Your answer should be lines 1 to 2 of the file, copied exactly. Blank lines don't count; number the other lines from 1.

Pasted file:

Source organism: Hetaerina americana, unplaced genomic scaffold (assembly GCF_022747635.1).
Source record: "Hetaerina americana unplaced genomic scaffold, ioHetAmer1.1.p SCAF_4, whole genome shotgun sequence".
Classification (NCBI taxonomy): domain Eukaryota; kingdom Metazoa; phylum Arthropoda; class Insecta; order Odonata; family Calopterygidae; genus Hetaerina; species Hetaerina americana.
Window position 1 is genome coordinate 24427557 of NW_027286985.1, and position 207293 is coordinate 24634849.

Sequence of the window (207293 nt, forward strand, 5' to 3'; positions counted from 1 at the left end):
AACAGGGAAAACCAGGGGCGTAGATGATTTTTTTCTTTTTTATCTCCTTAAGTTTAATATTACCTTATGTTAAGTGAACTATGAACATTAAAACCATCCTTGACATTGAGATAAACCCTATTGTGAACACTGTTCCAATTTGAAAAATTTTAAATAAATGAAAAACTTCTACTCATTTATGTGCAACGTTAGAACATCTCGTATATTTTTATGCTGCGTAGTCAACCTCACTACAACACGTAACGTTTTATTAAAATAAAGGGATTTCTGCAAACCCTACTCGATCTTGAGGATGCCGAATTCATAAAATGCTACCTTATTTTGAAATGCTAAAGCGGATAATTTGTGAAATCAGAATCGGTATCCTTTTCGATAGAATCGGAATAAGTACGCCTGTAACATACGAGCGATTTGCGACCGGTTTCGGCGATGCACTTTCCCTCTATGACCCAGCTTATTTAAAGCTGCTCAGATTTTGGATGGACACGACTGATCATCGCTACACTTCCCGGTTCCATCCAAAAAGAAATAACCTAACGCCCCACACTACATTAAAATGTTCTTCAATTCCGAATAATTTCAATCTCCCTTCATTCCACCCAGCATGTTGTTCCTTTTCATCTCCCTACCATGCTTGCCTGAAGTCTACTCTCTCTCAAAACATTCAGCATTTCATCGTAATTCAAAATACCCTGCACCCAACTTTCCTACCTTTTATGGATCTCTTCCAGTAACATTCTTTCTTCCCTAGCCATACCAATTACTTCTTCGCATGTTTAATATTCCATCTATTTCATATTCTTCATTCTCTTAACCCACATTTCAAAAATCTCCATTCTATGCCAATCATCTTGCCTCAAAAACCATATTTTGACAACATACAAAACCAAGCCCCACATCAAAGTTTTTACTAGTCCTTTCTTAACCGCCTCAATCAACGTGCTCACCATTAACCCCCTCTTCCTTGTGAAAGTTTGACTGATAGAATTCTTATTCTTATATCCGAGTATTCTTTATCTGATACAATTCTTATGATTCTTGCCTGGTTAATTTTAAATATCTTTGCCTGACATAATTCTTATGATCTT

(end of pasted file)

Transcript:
Source organism: Hetaerina americana, unplaced genomic scaffold (assembly GCF_022747635.1).
Source record: "Hetaerina americana unplaced genomic scaffold, ioHetAmer1.1.p SCAF_4, whole genome shotgun sequence".